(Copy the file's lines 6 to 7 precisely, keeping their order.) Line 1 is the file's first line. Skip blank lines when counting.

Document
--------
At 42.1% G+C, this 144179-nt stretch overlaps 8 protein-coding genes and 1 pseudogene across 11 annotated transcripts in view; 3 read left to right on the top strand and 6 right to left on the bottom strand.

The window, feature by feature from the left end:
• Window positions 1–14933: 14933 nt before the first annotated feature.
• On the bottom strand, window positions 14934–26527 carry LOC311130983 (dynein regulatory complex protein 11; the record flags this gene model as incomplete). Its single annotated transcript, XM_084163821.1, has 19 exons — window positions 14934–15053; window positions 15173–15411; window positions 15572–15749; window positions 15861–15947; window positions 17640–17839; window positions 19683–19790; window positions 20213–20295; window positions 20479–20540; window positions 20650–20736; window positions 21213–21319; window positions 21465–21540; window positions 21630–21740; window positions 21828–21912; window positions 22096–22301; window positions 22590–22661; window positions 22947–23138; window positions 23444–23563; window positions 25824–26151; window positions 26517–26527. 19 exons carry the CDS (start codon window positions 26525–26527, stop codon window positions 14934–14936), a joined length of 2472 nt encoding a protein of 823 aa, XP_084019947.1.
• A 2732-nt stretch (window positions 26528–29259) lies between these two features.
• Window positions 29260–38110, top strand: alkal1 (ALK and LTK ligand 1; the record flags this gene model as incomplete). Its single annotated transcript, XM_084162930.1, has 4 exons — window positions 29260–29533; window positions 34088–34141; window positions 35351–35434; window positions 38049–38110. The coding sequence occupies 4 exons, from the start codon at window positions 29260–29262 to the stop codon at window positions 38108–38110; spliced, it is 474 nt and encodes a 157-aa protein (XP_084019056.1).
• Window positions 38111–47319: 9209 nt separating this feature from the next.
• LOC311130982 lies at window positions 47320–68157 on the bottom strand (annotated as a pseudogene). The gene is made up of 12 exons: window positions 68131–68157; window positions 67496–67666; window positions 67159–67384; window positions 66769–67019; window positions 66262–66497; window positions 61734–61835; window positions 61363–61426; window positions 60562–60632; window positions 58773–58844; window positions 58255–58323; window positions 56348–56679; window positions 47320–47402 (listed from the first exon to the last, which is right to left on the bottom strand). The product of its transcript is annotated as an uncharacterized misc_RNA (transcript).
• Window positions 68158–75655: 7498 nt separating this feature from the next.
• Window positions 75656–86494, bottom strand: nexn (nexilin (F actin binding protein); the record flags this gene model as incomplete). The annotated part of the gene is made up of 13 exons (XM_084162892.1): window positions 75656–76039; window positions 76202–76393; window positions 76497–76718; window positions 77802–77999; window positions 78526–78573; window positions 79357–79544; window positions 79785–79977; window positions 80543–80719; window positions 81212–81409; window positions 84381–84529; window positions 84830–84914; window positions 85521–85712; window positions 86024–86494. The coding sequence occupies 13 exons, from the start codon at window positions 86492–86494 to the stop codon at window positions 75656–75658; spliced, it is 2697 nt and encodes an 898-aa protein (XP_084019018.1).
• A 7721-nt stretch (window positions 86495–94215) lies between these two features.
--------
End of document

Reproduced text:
• Window positions 29260–38110, top strand: alkal1 (ALK and LTK ligand 1; the record flags this gene model as incomplete). Its single annotated transcript, XM_084162930.1, has 4 exons — window positions 29260–29533; window positions 34088–34141; window positions 35351–35434; window positions 38049–38110. The coding sequence occupies 4 exons, from the start codon at window positions 29260–29262 to the stop codon at window positions 38108–38110; spliced, it is 474 nt and encodes a 157-aa protein (XP_084019056.1).
• Window positions 38111–47319: 9209 nt separating this feature from the next.